2017 will go down as the ‘Fire Harvest’

fire harvest


During the week of October 8, I spent five days, Monday through Friday, on a medical cannabis farm in Sonoma County. I did not expect that fires would rage all around the farm, nor did I think that I would look up at the hills above the valley and see flames licking at the trees and the grasses. But there they were and there we were not a quarter of a mile away.

Every cannabis harvest that I have witnessed over the past 37 years has been different, but this year’s harvest has been far different than any other. Every year there has always been the risk of a police raid, a robbery and bad weather. This year’s fire added more of a sense of emergency than ever before. The manager, the foreman and the whole crew knew that they might lose much, if not all, of the crop, and that they might be forced to flee from the fire at a moment’s notice to save themselves.

This year’s cannabis harvest will be known as the fire harvest.

Fortunately, the harvest that I witnessed started on September 20, two days after thieves broke through the fence that surrounds the property and stole a dozen or so plants. From September 20 until October 8, a span of 18 days, I documented hundreds of mature plants getting harvested every day from dawn to dusk. I started out writing about marijuana for the Chronicle & Examiner in 1980, and then for more than two decades for High Times — so I am known and am trusted by many growers, and I am welcomed.

fire harvest
Writer Jonah Raskin inspects the 2017 outdoor crop in September. Photo: Jonah Raskin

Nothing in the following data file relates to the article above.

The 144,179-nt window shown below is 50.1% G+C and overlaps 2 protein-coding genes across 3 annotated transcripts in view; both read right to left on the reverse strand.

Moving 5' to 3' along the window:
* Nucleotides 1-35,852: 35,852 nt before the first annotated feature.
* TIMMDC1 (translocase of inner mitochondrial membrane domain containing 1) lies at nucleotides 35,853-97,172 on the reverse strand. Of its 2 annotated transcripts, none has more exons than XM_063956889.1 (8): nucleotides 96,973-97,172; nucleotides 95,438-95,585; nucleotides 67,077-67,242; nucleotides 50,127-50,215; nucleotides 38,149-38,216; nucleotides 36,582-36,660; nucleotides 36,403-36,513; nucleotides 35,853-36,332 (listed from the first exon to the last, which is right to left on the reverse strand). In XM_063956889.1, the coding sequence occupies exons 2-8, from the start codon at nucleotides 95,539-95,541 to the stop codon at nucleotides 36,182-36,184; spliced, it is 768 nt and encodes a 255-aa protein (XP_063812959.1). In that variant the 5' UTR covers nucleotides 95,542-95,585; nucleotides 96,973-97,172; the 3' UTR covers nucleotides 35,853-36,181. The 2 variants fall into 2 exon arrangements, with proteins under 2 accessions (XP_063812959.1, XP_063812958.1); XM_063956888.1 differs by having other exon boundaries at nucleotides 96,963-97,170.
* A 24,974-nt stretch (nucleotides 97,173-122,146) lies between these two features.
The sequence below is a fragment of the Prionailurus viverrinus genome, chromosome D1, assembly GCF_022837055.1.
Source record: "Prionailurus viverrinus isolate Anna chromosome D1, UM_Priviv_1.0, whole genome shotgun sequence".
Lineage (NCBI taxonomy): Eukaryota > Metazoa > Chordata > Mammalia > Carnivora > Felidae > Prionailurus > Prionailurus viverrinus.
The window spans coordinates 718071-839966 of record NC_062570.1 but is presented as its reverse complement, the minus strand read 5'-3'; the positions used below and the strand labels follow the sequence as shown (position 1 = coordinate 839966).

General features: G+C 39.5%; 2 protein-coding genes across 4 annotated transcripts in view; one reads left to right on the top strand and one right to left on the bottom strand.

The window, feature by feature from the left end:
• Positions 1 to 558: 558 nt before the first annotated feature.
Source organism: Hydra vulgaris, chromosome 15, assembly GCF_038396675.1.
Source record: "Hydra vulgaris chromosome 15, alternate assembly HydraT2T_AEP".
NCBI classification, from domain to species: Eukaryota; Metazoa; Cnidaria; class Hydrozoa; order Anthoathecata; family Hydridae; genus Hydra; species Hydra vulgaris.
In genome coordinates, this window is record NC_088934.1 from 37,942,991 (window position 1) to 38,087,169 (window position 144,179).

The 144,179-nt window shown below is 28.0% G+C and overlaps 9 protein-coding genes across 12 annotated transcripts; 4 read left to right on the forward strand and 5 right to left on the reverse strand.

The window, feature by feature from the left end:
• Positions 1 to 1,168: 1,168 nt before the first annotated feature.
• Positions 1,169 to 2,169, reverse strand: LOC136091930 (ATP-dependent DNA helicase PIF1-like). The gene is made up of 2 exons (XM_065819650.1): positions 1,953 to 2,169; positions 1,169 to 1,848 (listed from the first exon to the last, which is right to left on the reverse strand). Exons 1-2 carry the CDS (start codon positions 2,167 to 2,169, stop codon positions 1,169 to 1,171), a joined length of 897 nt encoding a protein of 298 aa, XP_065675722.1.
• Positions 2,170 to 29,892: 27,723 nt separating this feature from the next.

Part of the reason the farm was harvesting early was an $88,000 tax bill that had come due. Ninety percent of the crop had been harvested by the time the fires broke out — so it did not sustain substantial smoke damage. This was a common story in the county and around California.

Once plants were cut down with loppers, they were brought into a shed that’s open on two sides. There the plants were broken down, the branches removed from the trunks and the stems removed from the branches. Then the stems were packed in large plastic containers and transported by truck to a warehouse where the buds were trimmed by a workforce made up of people from close to home and around the world.

The farm was fortunate, indeed. Other growers in Sonoma lost their crops and their barns, though it’s still too early to know for certain how much marijuana has been lost due to the fire, just as it’s still too early to know for sure how many grapes have been lost.

harvest of fire
Like many farms, CannaCraft’s flowers in Santa Rosa survived the inferno unscathed. Photo: Ellen Holland | Cannabis Now

The harvest that I witnessed ended on Friday, October 13, and, while fires were still burning from one end of Sonoma to another, every crewmember considered himself and herself fortunate, indeed. Friday was payday. The foreman handed out a dozen or so checks.

“Don’t wait too long before cashing them,” he said.

Work on the farm will continue in the days and weeks ahead. There’s a strong sense that the product has to reach market right now. After all, the crew has been in the field every day for five months. The farm owner and the foreman want to collect on their investment and their labor, though it’s not yet clear how much money they will get for a pound. That depends on supply and demand and on market fluctuations which will be affected by the fire. Growers hope for $1,000 a pound wholesale.

None of the growers I know who have lost their crops are crying or asking for sympathy. They’ve all said that they’re already in “rebuild mode.” Nor have any of them asked for tax relief or any other kind of relief from the county.

Still, it seems that Sonoma county officials as well as officials in other North Coast counties ought to extend deadlines for growers who aim to come up from underground and join the legitimate market. If deadlines aren’t extended there might not be much of a legitimate cannabis market at all next year in those regions.

No doubt some opponents of legalization and regulation would like that. But those who use cannabis medicinally and recreationally would be sorely disappointed. If counties help citizens in distress, they might also help cannabis farmers who are teetering on the edge of survival.

Jonah Raskin is the author of Marijuanaland: Dispatches from an American War